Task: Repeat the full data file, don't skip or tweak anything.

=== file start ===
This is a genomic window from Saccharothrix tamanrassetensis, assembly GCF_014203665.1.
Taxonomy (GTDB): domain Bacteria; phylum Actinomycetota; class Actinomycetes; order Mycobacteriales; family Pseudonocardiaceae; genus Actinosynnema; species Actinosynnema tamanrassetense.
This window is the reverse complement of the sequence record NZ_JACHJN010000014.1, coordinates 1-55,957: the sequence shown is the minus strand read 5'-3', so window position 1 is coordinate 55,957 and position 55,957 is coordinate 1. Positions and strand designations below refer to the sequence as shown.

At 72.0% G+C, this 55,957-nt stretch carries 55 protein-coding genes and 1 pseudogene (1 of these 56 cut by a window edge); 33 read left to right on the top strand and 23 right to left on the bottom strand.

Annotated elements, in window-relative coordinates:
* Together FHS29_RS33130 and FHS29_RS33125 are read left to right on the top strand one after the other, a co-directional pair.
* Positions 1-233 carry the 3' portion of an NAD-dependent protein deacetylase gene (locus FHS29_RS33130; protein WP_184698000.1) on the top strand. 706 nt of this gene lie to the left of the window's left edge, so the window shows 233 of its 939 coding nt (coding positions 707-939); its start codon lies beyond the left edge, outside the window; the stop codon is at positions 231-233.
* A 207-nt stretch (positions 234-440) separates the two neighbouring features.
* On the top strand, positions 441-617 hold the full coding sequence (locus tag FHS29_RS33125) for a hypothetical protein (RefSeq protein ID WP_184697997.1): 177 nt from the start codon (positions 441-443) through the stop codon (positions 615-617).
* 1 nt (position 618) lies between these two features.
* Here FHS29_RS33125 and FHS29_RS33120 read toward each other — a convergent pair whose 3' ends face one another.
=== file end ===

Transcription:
This is a genomic window from Saccharothrix tamanrassetensis, assembly GCF_014203665.1.
Taxonomy (GTDB): domain Bacteria; phylum Actinomycetota; class Actinomycetes; order Mycobacteriales; family Pseudonocardiaceae; genus Actinosynnema; species Actinosynnema tamanrassetense.
This window is the reverse complement of the sequence record NZ_JACHJN010000014.1, coordinates 1-55,957: the sequence shown is the minus strand read 5'-3', so window position 1 is coordinate 55,957 and position 55,957 is coordinate 1. Positions and strand designations below refer to the sequence as shown.

At 72.0% G+C, this 55,957-nt stretch carries 55 protein-coding genes and 1 pseudogene (1 of these 56 cut by a window edge); 33 read left to right on the top strand and 23 right to left on the bottom strand.

Annotated elements, in window-relative coordinates:
* Together FHS29_RS33130 and FHS29_RS33125 are read left to right on the top strand one after the other, a co-directional pair.
* Positions 1-233 carry the 3' portion of an NAD-dependent protein deacetylase gene (locus FHS29_RS33130; protein WP_184698000.1) on the top strand. 706 nt of this gene lie to the left of the window's left edge, so the window shows 233 of its 939 coding nt (coding positions 707-939); its start codon lies beyond the left edge, outside the window; the stop codon is at positions 231-233.
* A 207-nt stretch (positions 234-440) separates the two neighbouring features.
* On the top strand, positions 441-617 hold the full coding sequence (locus tag FHS29_RS33125) for a hypothetical protein (RefSeq protein ID WP_184697997.1): 177 nt from the start codon (positions 441-443) through the stop codon (positions 615-617).
* 1 nt (position 618) lies between these two features.
* Here FHS29_RS33125 and FHS29_RS33120 read toward each other — a convergent pair whose 3' ends face one another.